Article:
Sunday, 31 January 2010

The Overpowering Stench of the Pharmaceutical Industry

Many corporations, lobbyists and establishments favour the pursuit of money over the health of human beings. I don't often write about it because it's too depressing - but I got a little out of my system in the first Nutshell video and last year's article about HFCS.

I listened to a radio programme on the BBC last week which so effectively exposes the cynical, grasping, manipulative mentality of the pharmaceutical industry, I just had to share it.

Fellow bloggers regularly expose the same issues, but somehow, hearing such a long and detailed exposé from an institution like the BBC, with candid testimonies from former employees, really brought it home. You can read the accompanying news story on the BBC website, or listen to the whole, one-hour program if you have time:


Asclepius said...

The whiff arguably extends to other areas of research:

Methuselah said...

Ah yes - I forgot to mention vanity, pride and ambition, which as this story demonstrates, are also powerul motivators. Thanks for the link.

Unknown said...

Thanks for bringing it up! After all, the pharma is about "pay now" and "(hope to) live (healthier) later".

I do think, however, that when seen in perspective, pharma is not that bad, considering the sheer number of opportunities where things can get much worse.

I read your blog when I was in the middle of writing about the just released "The Big Fat Lies" book about the Food Standards Agency "making people fat". It appears that side effects from the offcial healthy diet can be many orders of magnitude more prevalent that those from pharmaceuticals. Yet, there is little talk about this in the UK or elsewhere.

I made a comment about it on my blog:

Thanks for the inspiration!

Asclepius said...

There is a paper below on marketing based medicine:

"While much excitement has been generated surrounding evidence-based medicine, internal documents from the pharmaceutical industry suggest that the publicly available evidence base may not accurately represent the underlying data regarding its products. The industry and its associated medical communication firms state that publications in the medical literature primarily serve marketing interests. Suppression and spinning of negative data and ghostwriting have emerged as tools to help manage medical journal publications to best suit product sales, while disease mongering and market segmentation of physicians are also used to efficiently maximize profits"

Methuselah said...

PaleoDoc - thanks for sharing your post. Interesting stuff. The Sutter book looks good - nice to see the UK finally catching up with the US on this front.

I'm afraid I don't buy your optimistic outlook on the pharma industry, though. Being highly regulated is not any guarantee of probity. Regulators operate within frameworks and with conventions which can themselves be flawed. Sutter's book demonstrates how government-controlled or independent bodies (in this case the FSA) supposedly dedicated to ensuring people or organisations do the right thing are capable of being misguided or subject to suspect motives. Placing faith in the system of regulation to ensure the pharma companies do the right thing would not be wise in my view. If tight regulation on the production of drugs were all that's needed, how did the Seroquel debacle take place at all?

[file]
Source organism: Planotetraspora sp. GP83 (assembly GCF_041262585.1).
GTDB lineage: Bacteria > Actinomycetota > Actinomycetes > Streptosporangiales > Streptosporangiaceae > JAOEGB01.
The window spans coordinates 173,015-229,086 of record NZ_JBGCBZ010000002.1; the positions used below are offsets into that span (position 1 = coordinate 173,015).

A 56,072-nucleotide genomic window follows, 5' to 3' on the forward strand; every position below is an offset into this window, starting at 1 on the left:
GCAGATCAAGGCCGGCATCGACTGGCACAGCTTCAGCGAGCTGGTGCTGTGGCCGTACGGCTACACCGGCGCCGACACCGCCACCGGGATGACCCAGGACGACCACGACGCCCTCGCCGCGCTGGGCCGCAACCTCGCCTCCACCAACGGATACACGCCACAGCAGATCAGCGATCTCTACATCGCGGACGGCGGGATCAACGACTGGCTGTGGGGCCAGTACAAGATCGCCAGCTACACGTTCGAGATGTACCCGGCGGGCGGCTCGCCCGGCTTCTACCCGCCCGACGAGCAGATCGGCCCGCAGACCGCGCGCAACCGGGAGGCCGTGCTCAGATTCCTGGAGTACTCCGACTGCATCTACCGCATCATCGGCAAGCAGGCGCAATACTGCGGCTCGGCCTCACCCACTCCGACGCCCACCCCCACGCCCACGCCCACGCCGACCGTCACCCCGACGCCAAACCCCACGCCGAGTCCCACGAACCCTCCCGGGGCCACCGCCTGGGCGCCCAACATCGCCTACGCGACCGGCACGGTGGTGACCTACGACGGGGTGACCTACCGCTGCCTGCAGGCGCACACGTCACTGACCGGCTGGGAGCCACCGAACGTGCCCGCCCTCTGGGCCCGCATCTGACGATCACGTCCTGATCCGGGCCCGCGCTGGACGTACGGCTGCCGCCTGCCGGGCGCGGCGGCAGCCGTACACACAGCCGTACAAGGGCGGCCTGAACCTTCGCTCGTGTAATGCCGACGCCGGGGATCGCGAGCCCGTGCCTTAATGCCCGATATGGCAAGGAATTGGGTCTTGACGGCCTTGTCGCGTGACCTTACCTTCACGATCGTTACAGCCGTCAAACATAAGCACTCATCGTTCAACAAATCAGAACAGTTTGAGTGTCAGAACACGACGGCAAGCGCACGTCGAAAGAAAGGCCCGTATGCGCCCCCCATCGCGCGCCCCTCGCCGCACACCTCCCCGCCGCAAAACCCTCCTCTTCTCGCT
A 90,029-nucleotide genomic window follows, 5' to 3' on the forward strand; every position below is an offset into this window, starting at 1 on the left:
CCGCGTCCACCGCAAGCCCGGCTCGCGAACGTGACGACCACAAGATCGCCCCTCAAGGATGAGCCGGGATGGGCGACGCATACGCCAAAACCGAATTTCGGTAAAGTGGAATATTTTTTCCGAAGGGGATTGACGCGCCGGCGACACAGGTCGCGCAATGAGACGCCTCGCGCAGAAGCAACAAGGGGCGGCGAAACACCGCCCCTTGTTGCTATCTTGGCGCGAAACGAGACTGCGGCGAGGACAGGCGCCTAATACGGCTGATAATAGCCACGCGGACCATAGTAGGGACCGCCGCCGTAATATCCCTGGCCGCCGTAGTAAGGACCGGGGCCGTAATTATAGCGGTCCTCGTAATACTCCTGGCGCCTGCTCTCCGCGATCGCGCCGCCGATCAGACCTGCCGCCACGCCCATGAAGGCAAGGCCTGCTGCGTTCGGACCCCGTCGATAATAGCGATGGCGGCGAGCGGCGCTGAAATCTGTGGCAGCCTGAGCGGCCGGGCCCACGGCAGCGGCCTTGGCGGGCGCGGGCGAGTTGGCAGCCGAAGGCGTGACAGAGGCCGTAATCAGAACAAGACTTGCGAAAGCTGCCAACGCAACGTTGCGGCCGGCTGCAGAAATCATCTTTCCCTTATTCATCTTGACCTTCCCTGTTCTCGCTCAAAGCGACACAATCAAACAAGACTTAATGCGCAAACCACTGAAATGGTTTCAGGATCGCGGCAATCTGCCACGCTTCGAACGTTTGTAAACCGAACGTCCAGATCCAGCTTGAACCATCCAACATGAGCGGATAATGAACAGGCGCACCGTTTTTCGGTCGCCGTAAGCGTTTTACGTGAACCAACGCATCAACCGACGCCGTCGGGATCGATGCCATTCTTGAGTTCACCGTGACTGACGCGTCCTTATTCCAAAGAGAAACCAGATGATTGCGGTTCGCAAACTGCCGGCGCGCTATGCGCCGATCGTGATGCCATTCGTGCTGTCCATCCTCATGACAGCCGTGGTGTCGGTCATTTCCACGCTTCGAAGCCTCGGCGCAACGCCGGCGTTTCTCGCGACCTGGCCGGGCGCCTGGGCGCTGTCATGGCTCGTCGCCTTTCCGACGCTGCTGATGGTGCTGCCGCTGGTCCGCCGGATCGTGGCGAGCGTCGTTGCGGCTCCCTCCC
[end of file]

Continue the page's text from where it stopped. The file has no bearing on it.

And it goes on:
I'll be interested to see whether others have a different view.

Methuselah said...

Thanks Asclepius - I had not read your comment before I wrote my reply to PaleoDoc, but it certainly supports my position

Drs. Cynthia and David said...

This is a topic I have a keen interest in, and have been a player in, in a limited sense (IP issues). I have mixed views about big Pharma (and even little Pharma and univ. research). It became common in the last decade or so for even univ. researchers to discover something (some new enzyme or receptor), file a patent on it, and try to sell it to some Pharma co. Startup companies would get founded, venture capitalists would come in, IPOs would happen, lots of people make money. All for some possible hypothetical efficacy based on a possibly flawed understanding of the human disease process, that doesn't consider our unhealthy lifestyles and diets as possible drivers. Big Pharma produces a lot of their own research, but much of it is bought or in-licensed from small pharma/startups ($20-100M range). So greed is behind all of the drivers of the pharma industry right now. There's nothing inherently wrong with that, it's just that there is a lot of emphasis on coming up with new drug targets, and very little motivation to actually understand human physiology and biochemistry. That's why we have so many drugs that fail in trials or that cause bad side effects. So much money is invested in getting the drug to market though, they have a vested interest in pushing that drug through as far and long as possible to recoup some profits. The shareholders expect the industry to act in their interest, and in fact the company management has a duty to act in their interest, but not in the best interest of the public. So I basically agree with you. The only piece of the puzzle protecting the public is the FDA and similar groups, and they sometimes err on the side of safety but cave in when the clamoring gets too loud.


Methuselah said...

Thanks Cynthia - good insights. The part of the story that I thought was most telling was the tactic used by the pharmas of deluging the regulators with such massive volumes of documents and data that they had no hope of extracting the necessary information to establish whether or not the results supported the claims.

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